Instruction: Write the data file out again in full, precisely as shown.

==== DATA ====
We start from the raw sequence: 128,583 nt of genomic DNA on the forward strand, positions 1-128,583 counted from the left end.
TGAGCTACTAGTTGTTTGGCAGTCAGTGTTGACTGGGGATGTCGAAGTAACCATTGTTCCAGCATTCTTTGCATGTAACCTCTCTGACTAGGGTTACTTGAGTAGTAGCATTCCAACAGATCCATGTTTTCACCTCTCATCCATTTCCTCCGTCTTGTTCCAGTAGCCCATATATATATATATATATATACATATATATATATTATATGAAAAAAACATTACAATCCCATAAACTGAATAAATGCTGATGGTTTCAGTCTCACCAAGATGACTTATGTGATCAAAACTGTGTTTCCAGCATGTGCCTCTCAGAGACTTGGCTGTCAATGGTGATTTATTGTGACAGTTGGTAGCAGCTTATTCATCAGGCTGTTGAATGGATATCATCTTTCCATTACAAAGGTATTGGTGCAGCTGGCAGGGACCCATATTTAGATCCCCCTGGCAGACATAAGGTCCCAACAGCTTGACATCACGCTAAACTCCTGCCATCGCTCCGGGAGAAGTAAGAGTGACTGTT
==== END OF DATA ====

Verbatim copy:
We start from the raw sequence: 128,583 nt of genomic DNA on the forward strand, positions 1-128,583 counted from the left end.
TGAGCTACTAGTTGTTTGGCAGTCAGTGTTGACTGGGGATGTCGAAGTAACCATTGTTCCAGCATTCTTTGCATGTAACCTCTCTGACTAGGGTTACTTGAGTAGTAGCATTCCAACAGATCCATGTTTTCACCTCTCATCCATTTCCTCCGTCTTGTTCCAGTAGCCCATATATATATATATATATATACATATATATATATTATATGAAAAAAACATTACAATCCCATAAACTGAATAAATGCTGATGGTTTCAGTCTCACCAAGATGACTTATGTGATCAAAACTGTGTTTCCAGCATGTGCCTCTCAGAGACTTGGCTGTCAATGGTGATTTATTGTGACAGTTGGTAGCAGCTTATTCATCAGGCTGTTGAATGGATATCATCTTTCCATTACAAAGGTATTGGTGCAGCTGGCAGGGACCCATATTTAGATCCCCCTGGCAGACATAAGGTCCCAACAGCTTGACATCACGCTAAACTCCTGCCATCGCTCCGGGAGAAGTAAGAGTGACTGTT